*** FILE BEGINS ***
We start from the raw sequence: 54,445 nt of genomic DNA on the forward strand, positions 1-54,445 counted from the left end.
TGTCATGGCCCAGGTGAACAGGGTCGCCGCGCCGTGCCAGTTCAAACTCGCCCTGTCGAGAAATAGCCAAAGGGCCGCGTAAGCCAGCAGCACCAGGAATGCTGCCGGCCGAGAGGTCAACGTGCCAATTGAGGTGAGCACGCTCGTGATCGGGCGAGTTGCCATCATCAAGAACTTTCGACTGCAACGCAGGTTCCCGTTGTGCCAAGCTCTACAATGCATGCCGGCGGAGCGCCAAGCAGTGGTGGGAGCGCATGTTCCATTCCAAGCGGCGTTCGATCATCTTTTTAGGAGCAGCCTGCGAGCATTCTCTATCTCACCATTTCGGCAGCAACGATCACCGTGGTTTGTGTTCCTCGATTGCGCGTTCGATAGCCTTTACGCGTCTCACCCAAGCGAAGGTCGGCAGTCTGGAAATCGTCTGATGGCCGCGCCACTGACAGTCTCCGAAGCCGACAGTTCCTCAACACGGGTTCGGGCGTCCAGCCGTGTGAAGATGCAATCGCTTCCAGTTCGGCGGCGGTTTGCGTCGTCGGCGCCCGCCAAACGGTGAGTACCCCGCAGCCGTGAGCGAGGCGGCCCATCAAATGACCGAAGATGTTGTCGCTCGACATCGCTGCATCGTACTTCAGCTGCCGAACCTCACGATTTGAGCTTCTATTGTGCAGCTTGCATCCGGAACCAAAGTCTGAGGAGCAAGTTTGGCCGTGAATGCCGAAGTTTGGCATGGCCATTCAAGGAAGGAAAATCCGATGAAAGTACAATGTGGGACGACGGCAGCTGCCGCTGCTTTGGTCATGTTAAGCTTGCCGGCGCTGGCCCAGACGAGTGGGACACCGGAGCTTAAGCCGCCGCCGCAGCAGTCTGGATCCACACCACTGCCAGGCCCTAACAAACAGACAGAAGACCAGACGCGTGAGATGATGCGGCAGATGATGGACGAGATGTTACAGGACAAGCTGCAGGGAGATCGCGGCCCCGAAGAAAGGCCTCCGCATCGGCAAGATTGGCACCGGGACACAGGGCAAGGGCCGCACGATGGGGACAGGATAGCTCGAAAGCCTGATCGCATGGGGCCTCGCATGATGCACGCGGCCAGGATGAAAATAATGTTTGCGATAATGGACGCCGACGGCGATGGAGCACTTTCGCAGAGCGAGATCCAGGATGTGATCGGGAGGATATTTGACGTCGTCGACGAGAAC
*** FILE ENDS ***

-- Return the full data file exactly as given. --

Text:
We start from the raw sequence: 54,445 nt of genomic DNA on the forward strand, positions 1-54,445 counted from the left end.
TGTCATGGCCCAGGTGAACAGGGTCGCCGCGCCGTGCCAGTTCAAACTCGCCCTGTCGAGAAATAGCCAAAGGGCCGCGTAAGCCAGCAGCACCAGGAATGCTGCCGGCCGAGAGGTCAACGTGCCAATTGAGGTGAGCACGCTCGTGATCGGGCGAGTTGCCATCATCAAGAACTTTCGACTGCAACGCAGGTTCCCGTTGTGCCAAGCTCTACAATGCATGCCGGCGGAGCGCCAAGCAGTGGTGGGAGCGCATGTTCCATTCCAAGCGGCGTTCGATCATCTTTTTAGGAGCAGCCTGCGAGCATTCTCTATCTCACCATTTCGGCAGCAACGATCACCGTGGTTTGTGTTCCTCGATTGCGCGTTCGATAGCCTTTACGCGTCTCACCCAAGCGAAGGTCGGCAGTCTGGAAATCGTCTGATGGCCGCGCCACTGACAGTCTCCGAAGCCGACAGTTCCTCAACACGGGTTCGGGCGTCCAGCCGTGTGAAGATGCAATCGCTTCCAGTTCGGCGGCGGTTTGCGTCGTCGGCGCCCGCCAAACGGTGAGTACCCCGCAGCCGTGAGCGAGGCGGCCCATCAAATGACCGAAGATGTTGTCGCTCGACATCGCTGCATCGTACTTCAGCTGCCGAACCTCACGATTTGAGCTTCTATTGTGCAGCTTGCATCCGGAACCAAAGTCTGAGGAGCAAGTTTGGCCGTGAATGCCGAAGTTTGGCATGGCCATTCAAGGAAGGAAAATCCGATGAAAGTACAATGTGGGACGACGGCAGCTGCCGCTGCTTTGGTCATGTTAAGCTTGCCGGCGCTGGCCCAGACGAGTGGGACACCGGAGCTTAAGCCGCCGCCGCAGCAGTCTGGATCCACACCACTGCCAGGCCCTAACAAACAGACAGAAGACCAGACGCGTGAGATGATGCGGCAGATGATGGACGAGATGTTACAGGACAAGCTGCAGGGAGATCGCGGCCCCGAAGAAAGGCCTCCGCATCGGCAAGATTGGCACCGGGACACAGGGCAAGGGCCGCACGATGGGGACAGGATAGCTCGAAAGCCTGATCGCATGGGGCCTCGCATGATGCACGCGGCCAGGATGAAAATAATGTTTGCGATAATGGACGCCGACGGCGATGGAGCACTTTCGCAGAGCGAGATCCAGGATGTGATCGGGAGGATATTTGACGTCGTCGACGAGAAC